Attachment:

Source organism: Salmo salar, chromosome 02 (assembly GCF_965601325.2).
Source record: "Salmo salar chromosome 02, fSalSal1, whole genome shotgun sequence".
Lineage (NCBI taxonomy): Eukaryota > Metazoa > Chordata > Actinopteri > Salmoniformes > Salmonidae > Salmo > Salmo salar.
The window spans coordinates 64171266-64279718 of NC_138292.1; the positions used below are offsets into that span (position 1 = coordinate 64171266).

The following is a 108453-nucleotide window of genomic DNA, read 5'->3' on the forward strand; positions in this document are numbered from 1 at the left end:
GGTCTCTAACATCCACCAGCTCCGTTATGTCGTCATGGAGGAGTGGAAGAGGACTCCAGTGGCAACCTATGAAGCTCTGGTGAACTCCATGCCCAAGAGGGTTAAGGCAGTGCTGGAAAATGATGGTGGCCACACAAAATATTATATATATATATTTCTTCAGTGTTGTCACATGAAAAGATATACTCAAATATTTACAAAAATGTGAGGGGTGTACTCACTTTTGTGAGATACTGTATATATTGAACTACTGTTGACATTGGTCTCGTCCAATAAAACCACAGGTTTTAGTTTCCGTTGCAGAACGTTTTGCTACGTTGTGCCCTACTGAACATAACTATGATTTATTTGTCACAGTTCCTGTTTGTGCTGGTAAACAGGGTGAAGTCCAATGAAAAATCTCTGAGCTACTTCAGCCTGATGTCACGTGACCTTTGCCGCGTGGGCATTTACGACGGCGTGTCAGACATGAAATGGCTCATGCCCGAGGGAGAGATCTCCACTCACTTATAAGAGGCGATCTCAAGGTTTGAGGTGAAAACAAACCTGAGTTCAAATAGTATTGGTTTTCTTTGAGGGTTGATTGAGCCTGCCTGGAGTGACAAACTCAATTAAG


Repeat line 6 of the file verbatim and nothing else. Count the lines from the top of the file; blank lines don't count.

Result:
GGTCTCTAACATCCACCAGCTCCGTTATGTCGTCATGGAGGAGTGGAAGAGGACTCCAGTGGCAACCTATGAAGCTCTGGTGAACTCCATGCCCAAGAGGGTTAAGGCAGTGCTGGAAAATGATGGTGGCCACACAAAATATTATATATATATATTTCTTCAGTGTTGTCACATGAAAAGATATACTCAAATATTTACAAAAATGTGAGGGGTGTACTCACTTTTGTGAGATACTGTATATATTGAACTACTGTTGACATTGGTCTCGTCCAATAAAACCACAGGTTTTAGTTTCCGTTGCAGAACGTTTTGCTACGTTGTGCCCTACTGAACATAACTATGATTTATTTGTCACAGTTCCTGTTTGTGCTGGTAAACAGGGTGAAGTCCAATGAAAAATCTCTGAGCTACTTCAGCCTGATGTCACGTGACCTTTGCCGCGTGGGCATTTACGACGGCGTGTCAGACATGAAATGGCTCATGCCCGAGGGAGAGATCTCCACTCACTTATAAGAGGCGATCTCAAGGTTTGAGGTGAAAACAAACCTGAGTTCAAATAGTATTGGTTTTCTTTGAGGGTTGATTGAGCCTGCCTGGAGTGACAAACTCAATTAAG